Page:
WEDNESDAY once again brought home the dangers that lurk on the streets of Karachi. Armed men waylaid a car in which a cotton trader from Daharki who had just withdrawn a large sum of money from a bank was travelling with his brother. When he put up resistance, the criminals shot him and made off with the looted cash. The wounded man died in hospital during treatment. In the other incident, a newly married 28-year-old was killed at the door of his residence when he opened it to let in his mother and sister and was fired upon by a mugger intent on depriving the women of their jewellery. That same evening, another man was shot dead while resisting a robbery on Superhighway. The opposition in Sindh has laid into the PPP-led government for ‘letting criminals loose’ on unarmed civilians and demanded that the Rangers be directed to conduct a wide-ranging operation against the criminal elements in the city.
When the Rangers-led cleanup operation in Karachi commenced in 2013, the metropolis was a hotbed of ethnic, political and sectarian violence with rampant targeted killings, kidnapping for ransom and bank robberies. The crackdown against these major crimes by the paramilitary, which was their mandate, also led to a simultaneous drop in street crimes, especially vehicle theft and mobile snatching. In the years since, however, even while major crimes have remained under control, the graph of street crime has started rising, with spikes occurring every now and then. But it is the duty of the police to protect the citizens, and we must demand they do a better job of it. For one, more high-quality security cameras must be installed at crime hotspots and there should be increased police patrolling. Another factor contributing to the stubborn levels of street crime is that perpetrators, even when nabbed, are often back on the streets after being acquitted, which calls for better collection of evidence to ensure conviction. The hapless residents of Pakistan’s financial heart deserve no less.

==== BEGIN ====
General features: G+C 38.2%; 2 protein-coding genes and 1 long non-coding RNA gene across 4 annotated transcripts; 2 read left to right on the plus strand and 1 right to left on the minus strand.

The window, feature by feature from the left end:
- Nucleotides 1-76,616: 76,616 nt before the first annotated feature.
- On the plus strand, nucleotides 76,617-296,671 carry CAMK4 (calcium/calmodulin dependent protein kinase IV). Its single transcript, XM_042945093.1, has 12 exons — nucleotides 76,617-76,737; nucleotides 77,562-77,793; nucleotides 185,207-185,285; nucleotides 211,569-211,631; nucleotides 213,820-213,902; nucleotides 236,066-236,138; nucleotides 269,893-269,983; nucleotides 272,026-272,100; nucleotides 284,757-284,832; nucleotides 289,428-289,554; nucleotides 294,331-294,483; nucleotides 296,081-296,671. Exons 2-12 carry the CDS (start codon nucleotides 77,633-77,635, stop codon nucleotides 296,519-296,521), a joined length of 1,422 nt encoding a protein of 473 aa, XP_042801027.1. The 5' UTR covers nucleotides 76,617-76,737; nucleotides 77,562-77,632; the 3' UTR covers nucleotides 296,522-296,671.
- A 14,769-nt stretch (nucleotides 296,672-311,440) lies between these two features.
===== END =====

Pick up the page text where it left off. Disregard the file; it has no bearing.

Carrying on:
Published in Dawn, January 15th, 2022